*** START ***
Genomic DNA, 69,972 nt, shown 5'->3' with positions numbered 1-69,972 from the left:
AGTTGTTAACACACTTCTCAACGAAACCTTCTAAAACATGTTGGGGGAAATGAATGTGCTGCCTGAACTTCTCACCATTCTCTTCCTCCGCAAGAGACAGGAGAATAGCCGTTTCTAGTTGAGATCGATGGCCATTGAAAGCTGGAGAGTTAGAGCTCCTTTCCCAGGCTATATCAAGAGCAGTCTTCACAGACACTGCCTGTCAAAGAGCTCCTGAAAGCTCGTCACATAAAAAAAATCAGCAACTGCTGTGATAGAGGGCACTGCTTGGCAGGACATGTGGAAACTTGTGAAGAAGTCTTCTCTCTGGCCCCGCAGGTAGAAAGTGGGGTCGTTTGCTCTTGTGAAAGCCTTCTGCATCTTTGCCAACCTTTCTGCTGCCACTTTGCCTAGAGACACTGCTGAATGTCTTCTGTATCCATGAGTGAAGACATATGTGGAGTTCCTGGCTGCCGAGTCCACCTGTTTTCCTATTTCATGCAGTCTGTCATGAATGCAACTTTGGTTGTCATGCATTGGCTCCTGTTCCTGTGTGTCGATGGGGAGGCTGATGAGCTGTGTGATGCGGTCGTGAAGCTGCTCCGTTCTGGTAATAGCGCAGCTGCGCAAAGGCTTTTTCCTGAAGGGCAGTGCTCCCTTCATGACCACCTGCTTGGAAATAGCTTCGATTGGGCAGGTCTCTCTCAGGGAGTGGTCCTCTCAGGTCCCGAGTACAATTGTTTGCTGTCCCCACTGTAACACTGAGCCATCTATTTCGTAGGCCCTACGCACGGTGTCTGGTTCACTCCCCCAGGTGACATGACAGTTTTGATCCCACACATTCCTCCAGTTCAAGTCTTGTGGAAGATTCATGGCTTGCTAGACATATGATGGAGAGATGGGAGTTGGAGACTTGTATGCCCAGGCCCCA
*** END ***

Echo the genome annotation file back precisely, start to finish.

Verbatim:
Genomic DNA, 69,972 nt, shown 5'->3' with positions numbered 1-69,972 from the left:
AGTTGTTAACACACTTCTCAACGAAACCTTCTAAAACATGTTGGGGGAAATGAATGTGCTGCCTGAACTTCTCACCATTCTCTTCCTCCGCAAGAGACAGGAGAATAGCCGTTTCTAGTTGAGATCGATGGCCATTGAAAGCTGGAGAGTTAGAGCTCCTTTCCCAGGCTATATCAAGAGCAGTCTTCACAGACACTGCCTGTCAAAGAGCTCCTGAAAGCTCGTCACATAAAAAAAATCAGCAACTGCTGTGATAGAGGGCACTGCTTGGCAGGACATGTGGAAACTTGTGAAGAAGTCTTCTCTCTGGCCCCGCAGGTAGAAAGTGGGGTCGTTTGCTCTTGTGAAAGCCTTCTGCATCTTTGCCAACCTTTCTGCTGCCACTTTGCCTAGAGACACTGCTGAATGTCTTCTGTATCCATGAGTGAAGACATATGTGGAGTTCCTGGCTGCCGAGTCCACCTGTTTTCCTATTTCATGCAGTCTGTCATGAATGCAACTTTGGTTGTCATGCATTGGCTCCTGTTCCTGTGTGTCGATGGGGAGGCTGATGAGCTGTGTGATGCGGTCGTGAAGCTGCTCCGTTCTGGTAATAGCGCAGCTGCGCAAAGGCTTTTTCCTGAAGGGCAGTGCTCCCTTCATGACCACCTGCTTGGAAATAGCTTCGATTGGGCAGGTCTCTCTCAGGGAGTGGTCCTCTCAGGTCCCGAGTACAATTGTTTGCTGTCCCCACTGTAACACTGAGCCATCTATTTCGTAGGCCCTACGCACGGTGTCTGGTTCACTCCCCCAGGTGACATGACAGTTTTGATCCCACACATTCCTCCAGTTCAAGTCTTGTGGAAGATTCATGGCTTGCTAGACATATGATGGAGAGATGGGAGTTGGAGACTTGTATGCCCAGGCCCCA